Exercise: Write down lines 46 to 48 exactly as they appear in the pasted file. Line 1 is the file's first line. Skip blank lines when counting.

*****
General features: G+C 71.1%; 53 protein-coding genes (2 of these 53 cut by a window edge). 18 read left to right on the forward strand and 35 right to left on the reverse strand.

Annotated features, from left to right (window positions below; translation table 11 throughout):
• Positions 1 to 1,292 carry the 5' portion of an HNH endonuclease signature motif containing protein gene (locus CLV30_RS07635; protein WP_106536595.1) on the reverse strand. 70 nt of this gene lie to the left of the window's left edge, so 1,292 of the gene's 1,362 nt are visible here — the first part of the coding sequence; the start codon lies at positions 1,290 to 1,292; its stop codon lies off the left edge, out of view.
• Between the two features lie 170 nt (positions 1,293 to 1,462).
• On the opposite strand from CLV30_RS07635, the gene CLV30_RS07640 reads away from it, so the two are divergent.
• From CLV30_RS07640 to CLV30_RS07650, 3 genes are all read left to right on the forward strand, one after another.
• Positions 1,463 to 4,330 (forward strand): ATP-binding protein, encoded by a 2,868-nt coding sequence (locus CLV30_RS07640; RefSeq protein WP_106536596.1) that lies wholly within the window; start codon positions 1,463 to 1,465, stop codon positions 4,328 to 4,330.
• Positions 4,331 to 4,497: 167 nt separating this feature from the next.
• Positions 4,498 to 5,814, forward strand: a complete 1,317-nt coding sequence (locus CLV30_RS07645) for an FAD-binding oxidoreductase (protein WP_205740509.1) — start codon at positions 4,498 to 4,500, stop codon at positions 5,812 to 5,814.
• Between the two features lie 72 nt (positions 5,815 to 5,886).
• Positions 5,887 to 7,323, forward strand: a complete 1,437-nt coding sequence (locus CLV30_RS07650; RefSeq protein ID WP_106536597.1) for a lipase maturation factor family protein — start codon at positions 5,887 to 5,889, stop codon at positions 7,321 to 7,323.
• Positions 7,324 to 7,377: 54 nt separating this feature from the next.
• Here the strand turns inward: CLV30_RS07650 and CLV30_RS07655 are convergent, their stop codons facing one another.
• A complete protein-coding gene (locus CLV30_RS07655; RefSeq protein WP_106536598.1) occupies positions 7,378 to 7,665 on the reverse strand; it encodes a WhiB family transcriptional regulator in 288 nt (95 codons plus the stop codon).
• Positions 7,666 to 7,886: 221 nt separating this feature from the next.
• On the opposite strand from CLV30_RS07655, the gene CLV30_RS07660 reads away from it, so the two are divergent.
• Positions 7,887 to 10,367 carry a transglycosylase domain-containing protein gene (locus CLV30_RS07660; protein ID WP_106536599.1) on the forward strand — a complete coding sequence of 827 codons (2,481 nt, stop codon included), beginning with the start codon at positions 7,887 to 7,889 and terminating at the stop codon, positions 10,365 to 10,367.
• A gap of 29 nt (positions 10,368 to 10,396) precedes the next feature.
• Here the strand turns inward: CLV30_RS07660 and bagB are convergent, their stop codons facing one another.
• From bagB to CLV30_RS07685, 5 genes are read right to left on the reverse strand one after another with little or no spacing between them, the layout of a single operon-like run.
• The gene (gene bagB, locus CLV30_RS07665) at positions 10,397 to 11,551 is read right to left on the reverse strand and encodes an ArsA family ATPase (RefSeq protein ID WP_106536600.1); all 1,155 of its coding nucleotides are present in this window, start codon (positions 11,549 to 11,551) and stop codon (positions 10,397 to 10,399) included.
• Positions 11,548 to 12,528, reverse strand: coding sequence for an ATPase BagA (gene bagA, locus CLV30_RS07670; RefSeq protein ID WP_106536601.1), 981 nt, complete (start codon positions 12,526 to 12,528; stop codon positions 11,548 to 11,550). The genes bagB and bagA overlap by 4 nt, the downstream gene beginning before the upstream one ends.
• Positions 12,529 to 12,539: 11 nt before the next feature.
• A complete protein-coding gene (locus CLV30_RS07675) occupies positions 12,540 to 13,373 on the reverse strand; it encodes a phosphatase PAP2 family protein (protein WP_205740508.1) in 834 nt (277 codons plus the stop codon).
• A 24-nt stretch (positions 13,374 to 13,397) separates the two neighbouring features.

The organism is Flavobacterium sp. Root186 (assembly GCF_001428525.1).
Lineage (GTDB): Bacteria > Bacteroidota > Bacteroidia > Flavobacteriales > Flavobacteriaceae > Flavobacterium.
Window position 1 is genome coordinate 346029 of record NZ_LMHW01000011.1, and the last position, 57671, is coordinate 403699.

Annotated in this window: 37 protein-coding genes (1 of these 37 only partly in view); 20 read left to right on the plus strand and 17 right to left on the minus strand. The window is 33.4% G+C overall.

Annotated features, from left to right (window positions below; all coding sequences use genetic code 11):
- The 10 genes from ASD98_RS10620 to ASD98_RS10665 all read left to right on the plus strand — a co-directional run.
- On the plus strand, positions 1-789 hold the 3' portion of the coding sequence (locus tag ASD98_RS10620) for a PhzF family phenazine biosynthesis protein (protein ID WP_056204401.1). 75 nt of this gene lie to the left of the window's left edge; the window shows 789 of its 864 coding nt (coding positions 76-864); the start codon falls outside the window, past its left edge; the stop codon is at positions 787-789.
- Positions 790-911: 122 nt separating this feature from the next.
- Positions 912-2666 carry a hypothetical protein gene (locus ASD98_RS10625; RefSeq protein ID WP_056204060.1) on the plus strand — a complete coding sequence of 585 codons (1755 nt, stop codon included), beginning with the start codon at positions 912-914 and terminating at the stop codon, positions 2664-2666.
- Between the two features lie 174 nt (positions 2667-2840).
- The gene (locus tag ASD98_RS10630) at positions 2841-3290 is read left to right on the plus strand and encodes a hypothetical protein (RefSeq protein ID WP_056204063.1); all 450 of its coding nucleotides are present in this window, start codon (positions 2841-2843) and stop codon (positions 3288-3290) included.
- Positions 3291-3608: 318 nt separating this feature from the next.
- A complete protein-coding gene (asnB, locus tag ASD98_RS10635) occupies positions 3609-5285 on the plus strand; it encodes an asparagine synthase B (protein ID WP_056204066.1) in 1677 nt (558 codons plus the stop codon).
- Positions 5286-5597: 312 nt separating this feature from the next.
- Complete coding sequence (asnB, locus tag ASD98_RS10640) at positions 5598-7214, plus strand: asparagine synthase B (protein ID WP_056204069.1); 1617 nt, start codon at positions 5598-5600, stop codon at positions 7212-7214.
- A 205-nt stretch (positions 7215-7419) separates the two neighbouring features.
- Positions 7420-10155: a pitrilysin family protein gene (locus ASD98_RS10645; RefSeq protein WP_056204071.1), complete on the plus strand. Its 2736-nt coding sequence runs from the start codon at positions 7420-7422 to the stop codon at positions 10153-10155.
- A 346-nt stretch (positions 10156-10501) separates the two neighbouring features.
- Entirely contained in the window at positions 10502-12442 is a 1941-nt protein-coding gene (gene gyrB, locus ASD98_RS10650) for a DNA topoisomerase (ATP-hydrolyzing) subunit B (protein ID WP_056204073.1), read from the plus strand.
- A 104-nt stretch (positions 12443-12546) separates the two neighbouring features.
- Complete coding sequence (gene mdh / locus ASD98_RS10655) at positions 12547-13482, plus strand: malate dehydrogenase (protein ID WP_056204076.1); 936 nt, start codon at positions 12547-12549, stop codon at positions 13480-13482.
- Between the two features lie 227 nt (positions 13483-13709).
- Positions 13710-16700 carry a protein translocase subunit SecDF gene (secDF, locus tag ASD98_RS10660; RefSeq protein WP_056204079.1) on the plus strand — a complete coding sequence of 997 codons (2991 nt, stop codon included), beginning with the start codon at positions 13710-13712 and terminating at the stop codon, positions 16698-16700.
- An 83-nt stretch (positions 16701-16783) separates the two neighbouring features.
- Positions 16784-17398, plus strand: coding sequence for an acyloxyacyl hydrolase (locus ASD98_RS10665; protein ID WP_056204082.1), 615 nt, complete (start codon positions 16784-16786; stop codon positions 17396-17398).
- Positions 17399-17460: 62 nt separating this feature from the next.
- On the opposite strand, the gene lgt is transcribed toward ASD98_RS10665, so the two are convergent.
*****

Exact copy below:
- Complete coding sequence (gene mdh / locus ASD98_RS10655) at positions 12547-13482, plus strand: malate dehydrogenase (protein ID WP_056204076.1); 936 nt, start codon at positions 12547-12549, stop codon at positions 13480-13482.
- Between the two features lie 227 nt (positions 13483-13709).
- Positions 13710-16700 carry a protein translocase subunit SecDF gene (secDF, locus tag ASD98_RS10660; RefSeq protein WP_056204079.1) on the plus strand — a complete coding sequence of 997 codons (2991 nt, stop codon included), beginning with the start codon at positions 13710-13712 and terminating at the stop codon, positions 16698-16700.